Parking in the shade during high temperatures, in a garage during cold weather
Your parking space can have a huge impact on the temperature of the car battery. If you chose parking spots in mild temperatures, you can have a lot more fun with your EV battery. In other words, keep it cool.
Minimizing fast charging. Just use it, when really needed
When charging with high currents, the battery cells will heat up, with the right cooling solutions this effect can be minimized by the car companies. But if you minimize the fast charging, to the times where you really need it, it will have a positive effect on the battery lifetime.
Driving at a high speed
If you can, try having a smarter approach to driving fast. Indeed, by driving slower, your battery won’t run down too fast and you won’t have to charge it too often and during long hours.
What to do when the battery is not good enough anymore?
Some car manufacturers give you the opportunity to rent the battery and if the battery does not work as planned anymore, you get the chance to change the battery.
The CO2 impact of the battery life
The battery life has an impact on the CO2 pollution over the lifetime of the vehicle.
CO2 is polluted due to the energy consumption during the production and due to the material production, which is used in the battery.
Of course, the CO2 production for the energy depends on the energy mix of the country, in which the battery is produced.
Overall we can say, that the longer the battery can be used, the smaller the CO2 footprint becomes.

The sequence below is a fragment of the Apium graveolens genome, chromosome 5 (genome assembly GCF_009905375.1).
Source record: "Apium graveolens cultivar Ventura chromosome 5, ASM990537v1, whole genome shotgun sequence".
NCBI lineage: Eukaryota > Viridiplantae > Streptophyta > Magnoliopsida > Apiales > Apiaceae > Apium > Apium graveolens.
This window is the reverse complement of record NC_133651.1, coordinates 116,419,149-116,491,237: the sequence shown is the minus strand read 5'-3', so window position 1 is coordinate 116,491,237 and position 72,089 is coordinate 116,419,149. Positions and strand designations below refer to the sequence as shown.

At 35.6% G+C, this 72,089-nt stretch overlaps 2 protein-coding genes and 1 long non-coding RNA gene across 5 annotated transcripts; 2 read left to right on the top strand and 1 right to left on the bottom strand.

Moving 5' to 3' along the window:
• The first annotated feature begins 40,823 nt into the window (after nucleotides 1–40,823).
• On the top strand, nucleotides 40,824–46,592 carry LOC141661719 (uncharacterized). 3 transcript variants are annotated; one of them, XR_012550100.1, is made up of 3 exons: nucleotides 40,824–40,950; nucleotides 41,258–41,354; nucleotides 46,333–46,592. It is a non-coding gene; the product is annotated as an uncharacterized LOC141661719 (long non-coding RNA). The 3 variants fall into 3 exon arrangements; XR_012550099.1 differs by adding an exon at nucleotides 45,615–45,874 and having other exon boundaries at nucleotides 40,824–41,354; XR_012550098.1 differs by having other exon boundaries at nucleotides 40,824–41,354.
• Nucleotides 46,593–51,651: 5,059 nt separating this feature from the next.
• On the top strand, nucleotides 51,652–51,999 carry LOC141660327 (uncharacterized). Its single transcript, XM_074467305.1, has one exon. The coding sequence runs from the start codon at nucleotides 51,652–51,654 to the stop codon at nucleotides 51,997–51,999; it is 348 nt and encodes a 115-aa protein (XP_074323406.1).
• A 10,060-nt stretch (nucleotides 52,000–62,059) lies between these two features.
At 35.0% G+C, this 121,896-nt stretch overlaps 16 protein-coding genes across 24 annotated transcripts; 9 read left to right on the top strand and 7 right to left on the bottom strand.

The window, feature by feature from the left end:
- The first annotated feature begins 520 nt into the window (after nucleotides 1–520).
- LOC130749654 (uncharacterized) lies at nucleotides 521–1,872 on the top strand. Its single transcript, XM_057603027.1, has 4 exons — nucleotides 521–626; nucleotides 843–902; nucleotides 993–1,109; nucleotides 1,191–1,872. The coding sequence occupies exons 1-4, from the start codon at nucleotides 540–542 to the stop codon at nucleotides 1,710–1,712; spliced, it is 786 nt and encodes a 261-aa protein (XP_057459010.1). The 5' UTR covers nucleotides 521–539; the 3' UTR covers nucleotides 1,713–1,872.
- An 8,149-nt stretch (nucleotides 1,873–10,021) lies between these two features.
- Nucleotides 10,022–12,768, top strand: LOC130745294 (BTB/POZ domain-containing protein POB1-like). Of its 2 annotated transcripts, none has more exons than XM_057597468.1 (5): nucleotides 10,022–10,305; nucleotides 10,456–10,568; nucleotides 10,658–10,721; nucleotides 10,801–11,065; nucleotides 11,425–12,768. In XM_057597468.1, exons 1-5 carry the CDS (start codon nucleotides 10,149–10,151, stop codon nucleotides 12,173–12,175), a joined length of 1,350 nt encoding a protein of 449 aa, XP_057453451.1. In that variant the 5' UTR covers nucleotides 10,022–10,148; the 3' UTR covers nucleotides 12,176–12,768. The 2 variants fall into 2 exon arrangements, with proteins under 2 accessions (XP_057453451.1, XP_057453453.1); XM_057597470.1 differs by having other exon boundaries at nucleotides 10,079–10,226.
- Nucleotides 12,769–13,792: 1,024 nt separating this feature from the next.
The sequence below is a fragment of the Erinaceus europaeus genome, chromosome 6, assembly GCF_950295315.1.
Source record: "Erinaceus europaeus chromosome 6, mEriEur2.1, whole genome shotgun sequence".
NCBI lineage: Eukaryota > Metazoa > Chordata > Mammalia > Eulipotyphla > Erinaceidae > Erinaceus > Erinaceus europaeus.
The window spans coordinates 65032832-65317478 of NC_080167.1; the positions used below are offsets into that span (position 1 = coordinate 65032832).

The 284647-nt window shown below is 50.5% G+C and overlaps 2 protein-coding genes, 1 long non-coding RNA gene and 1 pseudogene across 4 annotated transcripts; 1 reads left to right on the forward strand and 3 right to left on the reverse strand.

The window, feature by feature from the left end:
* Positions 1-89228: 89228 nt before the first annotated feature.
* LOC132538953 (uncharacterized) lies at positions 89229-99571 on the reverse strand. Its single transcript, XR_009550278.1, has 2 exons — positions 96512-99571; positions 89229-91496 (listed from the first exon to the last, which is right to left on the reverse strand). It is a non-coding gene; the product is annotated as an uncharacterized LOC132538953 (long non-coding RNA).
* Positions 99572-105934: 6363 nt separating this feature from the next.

If you want to keep your personal global footprint small, you should think about using our tips ensuring a long battery lifetime.
One option to ensure a smaller energy consumption could be ensured by recycling batteries.
Can electric car batteries be recycled?
Yes, and fortunately, lithium batteries used to power electric vehicles can be recycled.
Right now the recycling market for automotive batteries is still very small because the number of old car batteries is still very low.
Typically, the recycling Process includes the following steps:
First, the battery is dissembled. The battery cells are taken out of the battery box. This step is needed to expose the cells from possibly a protection cast, cooling systems and energy management systems.
Afterward, the cells are melted in a furnace, during this process the metals cobalt, copper and nickel can be excluded.
Remaining is a slag of lithium carbonate, which is contained with aluminum and iron. In additional chemical processes, the Lithium can be extracted.
Building batteries with recycled materials could minimize the energy need for the production by up to 50% in the future.
Batteries second life
Other concepts to ensure a better CO2 footprint for the batteries are second life concepts. Many companies are developing concepts to use batteries after their life in an electric vehicle.
Nissan revealed a concept to light streets at night by saving power from solar light, which is generated over the day, in old EV batteries. This concept does not rely on batteries working in the full range but require a battery size, that can easily be matched by old batteries.
Other concepts go in the same direction; in these concepts, the battery is installed in a home with solar panels. This concept enables the user to use his own solar-energy.